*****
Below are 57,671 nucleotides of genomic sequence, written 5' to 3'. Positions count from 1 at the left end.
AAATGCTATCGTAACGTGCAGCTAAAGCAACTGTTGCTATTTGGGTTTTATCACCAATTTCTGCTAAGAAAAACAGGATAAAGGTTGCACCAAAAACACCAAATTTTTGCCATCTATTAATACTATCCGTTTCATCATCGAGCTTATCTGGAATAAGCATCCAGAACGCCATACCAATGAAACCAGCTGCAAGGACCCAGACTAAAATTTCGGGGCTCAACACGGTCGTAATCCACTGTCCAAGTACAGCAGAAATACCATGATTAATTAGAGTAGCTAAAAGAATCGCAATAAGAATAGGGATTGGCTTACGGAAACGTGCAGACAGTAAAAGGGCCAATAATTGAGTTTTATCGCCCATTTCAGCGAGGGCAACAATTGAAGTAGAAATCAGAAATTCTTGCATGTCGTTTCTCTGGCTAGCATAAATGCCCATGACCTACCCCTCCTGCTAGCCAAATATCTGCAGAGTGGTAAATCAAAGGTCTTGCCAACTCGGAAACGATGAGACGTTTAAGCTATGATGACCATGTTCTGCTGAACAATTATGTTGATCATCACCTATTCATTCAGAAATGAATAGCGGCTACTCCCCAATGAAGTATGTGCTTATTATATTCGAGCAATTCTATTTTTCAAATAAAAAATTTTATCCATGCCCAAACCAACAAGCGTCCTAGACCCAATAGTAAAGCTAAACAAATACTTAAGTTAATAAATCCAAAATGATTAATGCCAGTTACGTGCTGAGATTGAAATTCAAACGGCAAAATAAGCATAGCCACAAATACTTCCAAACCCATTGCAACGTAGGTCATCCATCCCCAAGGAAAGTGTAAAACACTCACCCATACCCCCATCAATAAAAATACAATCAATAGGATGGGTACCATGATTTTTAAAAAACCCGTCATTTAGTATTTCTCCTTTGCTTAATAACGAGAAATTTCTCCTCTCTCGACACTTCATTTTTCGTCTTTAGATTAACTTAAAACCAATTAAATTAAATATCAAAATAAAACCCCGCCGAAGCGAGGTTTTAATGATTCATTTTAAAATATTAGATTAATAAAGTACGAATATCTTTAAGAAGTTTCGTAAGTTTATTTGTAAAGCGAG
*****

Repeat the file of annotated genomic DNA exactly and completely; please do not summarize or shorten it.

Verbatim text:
Below are 57,671 nucleotides of genomic sequence, written 5' to 3'. Positions count from 1 at the left end.
AAATGCTATCGTAACGTGCAGCTAAAGCAACTGTTGCTATTTGGGTTTTATCACCAATTTCTGCTAAGAAAAACAGGATAAAGGTTGCACCAAAAACACCAAATTTTTGCCATCTATTAATACTATCCGTTTCATCATCGAGCTTATCTGGAATAAGCATCCAGAACGCCATACCAATGAAACCAGCTGCAAGGACCCAGACTAAAATTTCGGGGCTCAACACGGTCGTAATCCACTGTCCAAGTACAGCAGAAATACCATGATTAATTAGAGTAGCTAAAAGAATCGCAATAAGAATAGGGATTGGCTTACGGAAACGTGCAGACAGTAAAAGGGCCAATAATTGAGTTTTATCGCCCATTTCAGCGAGGGCAACAATTGAAGTAGAAATCAGAAATTCTTGCATGTCGTTTCTCTGGCTAGCATAAATGCCCATGACCTACCCCTCCTGCTAGCCAAATATCTGCAGAGTGGTAAATCAAAGGTCTTGCCAACTCGGAAACGATGAGACGTTTAAGCTATGATGACCATGTTCTGCTGAACAATTATGTTGATCATCACCTATTCATTCAGAAATGAATAGCGGCTACTCCCCAATGAAGTATGTGCTTATTATATTCGAGCAATTCTATTTTTCAAATAAAAAATTTTATCCATGCCCAAACCAACAAGCGTCCTAGACCCAATAGTAAAGCTAAACAAATACTTAAGTTAATAAATCCAAAATGATTAATGCCAGTTACGTGCTGAGATTGAAATTCAAACGGCAAAATAAGCATAGCCACAAATACTTCCAAACCCATTGCAACGTAGGTCATCCATCCCCAAGGAAAGTGTAAAACACTCACCCATACCCCCATCAATAAAAATACAATCAATAGGATGGGTACCATGATTTTTAAAAAACCCGTCATTTAGTATTTCTCCTTTGCTTAATAACGAGAAATTTCTCCTCTCTCGACACTTCATTTTTCGTCTTTAGATTAACTTAAAACCAATTAAATTAAATATCAAAATAAAACCCCGCCGAAGCGAGGTTTTAATGATTCATTTTAAAATATTAGATTAATAAAGTACGAATATCTTTAAGAAGTTTCGTAAGTTTATTTGTAAAGCGAG